Another day, another possible strike in the world of aviation.
One week after WestJet averted a strike that would have seen baggage and customer service agents walk off the job, the union representing catering workers who serve airlines flying out of Vancouver International Airport (YVR) have issued a 72-hour strike notice.
Unite Here Local 40, which represents people in the hotel, food service, construction camps, and airport industries throughout British Columbia, says it filed a strike notice on Wednesday (July 27) after employees of Gate Gourmet voted 98 per cent in favour of job action.
The potential strike action could impact services at Air Canada, Air France, KLM and other airline clients of Gate Gourmet, according to a press release.
The workers are responsible for preparing in-flight meals, assembling them onto trays, loading flight attendant trolleys with beverages, snacks, and duty-free items and delivering them to the plane.
UNITE HERE Local 40 said it filed a strike notice, which authorizes workers to take job actions, up to and including a strike, “after a series of fruitless bargaining sessions.”
The strike vote comes amid staff shortages at YVR Airport, resulting in “heavier workloads for employees,” and delays for travellers, the union said.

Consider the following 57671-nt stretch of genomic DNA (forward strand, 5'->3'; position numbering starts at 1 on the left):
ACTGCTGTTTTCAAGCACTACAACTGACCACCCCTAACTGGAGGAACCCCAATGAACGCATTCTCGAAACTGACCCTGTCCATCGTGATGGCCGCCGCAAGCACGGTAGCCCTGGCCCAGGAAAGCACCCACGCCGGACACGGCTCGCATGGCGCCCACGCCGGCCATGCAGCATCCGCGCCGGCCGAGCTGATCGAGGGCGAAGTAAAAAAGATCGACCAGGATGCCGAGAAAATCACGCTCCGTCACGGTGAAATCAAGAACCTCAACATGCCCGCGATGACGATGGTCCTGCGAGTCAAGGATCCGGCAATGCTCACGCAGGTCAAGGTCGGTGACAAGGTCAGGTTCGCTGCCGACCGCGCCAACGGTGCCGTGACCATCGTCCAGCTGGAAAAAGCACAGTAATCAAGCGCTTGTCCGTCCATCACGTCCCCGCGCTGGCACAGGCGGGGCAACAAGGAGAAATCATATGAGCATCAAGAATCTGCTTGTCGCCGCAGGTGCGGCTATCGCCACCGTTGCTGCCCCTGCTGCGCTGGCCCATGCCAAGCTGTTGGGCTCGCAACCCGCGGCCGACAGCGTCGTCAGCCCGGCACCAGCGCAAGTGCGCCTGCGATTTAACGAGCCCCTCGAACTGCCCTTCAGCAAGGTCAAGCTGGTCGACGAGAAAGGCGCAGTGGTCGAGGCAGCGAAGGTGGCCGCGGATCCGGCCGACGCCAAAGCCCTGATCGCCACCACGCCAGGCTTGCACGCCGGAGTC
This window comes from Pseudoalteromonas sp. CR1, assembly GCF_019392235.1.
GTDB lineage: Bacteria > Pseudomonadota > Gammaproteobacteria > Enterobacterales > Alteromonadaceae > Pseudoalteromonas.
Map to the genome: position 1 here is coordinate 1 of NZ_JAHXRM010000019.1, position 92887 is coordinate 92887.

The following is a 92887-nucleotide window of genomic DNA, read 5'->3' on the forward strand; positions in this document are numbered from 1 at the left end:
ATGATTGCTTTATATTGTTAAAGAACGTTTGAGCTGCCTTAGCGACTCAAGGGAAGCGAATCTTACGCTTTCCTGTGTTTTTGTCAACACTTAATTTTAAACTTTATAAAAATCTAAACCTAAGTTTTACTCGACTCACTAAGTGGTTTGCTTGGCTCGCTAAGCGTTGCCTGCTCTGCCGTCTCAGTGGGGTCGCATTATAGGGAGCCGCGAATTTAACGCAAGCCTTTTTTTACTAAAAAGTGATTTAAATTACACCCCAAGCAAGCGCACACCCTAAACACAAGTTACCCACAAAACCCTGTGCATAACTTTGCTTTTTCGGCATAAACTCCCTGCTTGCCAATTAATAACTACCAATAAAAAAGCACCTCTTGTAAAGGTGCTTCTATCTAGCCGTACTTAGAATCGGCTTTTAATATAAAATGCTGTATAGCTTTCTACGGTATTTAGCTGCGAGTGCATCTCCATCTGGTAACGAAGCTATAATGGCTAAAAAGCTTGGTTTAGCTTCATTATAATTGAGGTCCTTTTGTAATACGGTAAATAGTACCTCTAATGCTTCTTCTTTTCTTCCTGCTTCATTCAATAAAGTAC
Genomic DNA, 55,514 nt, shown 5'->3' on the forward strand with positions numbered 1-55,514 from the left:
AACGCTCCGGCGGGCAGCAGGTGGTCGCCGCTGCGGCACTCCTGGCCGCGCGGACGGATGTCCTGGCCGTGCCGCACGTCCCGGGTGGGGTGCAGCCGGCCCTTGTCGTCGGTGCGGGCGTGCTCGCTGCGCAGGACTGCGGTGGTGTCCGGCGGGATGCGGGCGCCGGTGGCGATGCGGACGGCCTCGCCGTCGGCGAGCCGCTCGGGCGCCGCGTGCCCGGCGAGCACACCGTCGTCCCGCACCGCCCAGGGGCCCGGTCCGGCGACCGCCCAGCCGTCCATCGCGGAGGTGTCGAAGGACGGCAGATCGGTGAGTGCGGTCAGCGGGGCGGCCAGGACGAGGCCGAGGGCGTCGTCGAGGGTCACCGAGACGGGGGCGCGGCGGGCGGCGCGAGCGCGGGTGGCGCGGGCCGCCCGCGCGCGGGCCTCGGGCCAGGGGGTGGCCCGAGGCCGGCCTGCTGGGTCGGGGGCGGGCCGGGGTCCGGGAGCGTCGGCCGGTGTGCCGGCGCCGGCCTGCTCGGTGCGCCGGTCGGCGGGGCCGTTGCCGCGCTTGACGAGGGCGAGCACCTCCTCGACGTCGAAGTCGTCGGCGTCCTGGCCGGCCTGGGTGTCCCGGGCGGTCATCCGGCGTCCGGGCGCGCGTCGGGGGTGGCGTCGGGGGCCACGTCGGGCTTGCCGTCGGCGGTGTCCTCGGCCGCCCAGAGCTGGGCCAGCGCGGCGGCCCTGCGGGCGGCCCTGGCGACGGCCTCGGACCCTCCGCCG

“Airline catering workers have been working day in and day out, serving travellers through the pandemic. As tourism came back this year and consumer prices hit 31-year highs, we are overworked and underpaid,” said Kiran Hundal, a Gate Gourmet tray assembly worker and bargaining committee member, in the release.
“We’ve attempted to address these issues in good faith with the company, but they continue to propose low wage increases and cuts to our health benefits. This has left us with no other choice but to issue a strike notice.”
Speaking to CBC's The Early Edition, Here Local 40 organizer Mike Biskar said employees are looking for a six per cent pay increase in the first year and a four per cent increase next year.
The workers aren’t employed by the airlines. Rather, they are contracted by airlines to work for four companies, Biskar told CBC, noting that most make roughly $17 an hour while senior employees make $26 an hour.
The union says that pandemic layoffs led to a “significant reduction in airline catering staff,” and staffing levels have yet to recover as demand for air travel rapidly returned.
In a statement, Gate Gourmet spokesperson David Taylor said the company is committed to negotiating a new agreement as soon as possible to prevent disruptions.
"Contrary to a public statement made by a union representative, Gate Gourmet is not seeking concessions on existing benefits. The company has offered an increase in the overall compensation package for its employees," Taylor told CBC.
The union and Gate Gourmet have agreed to continue negotiations in August.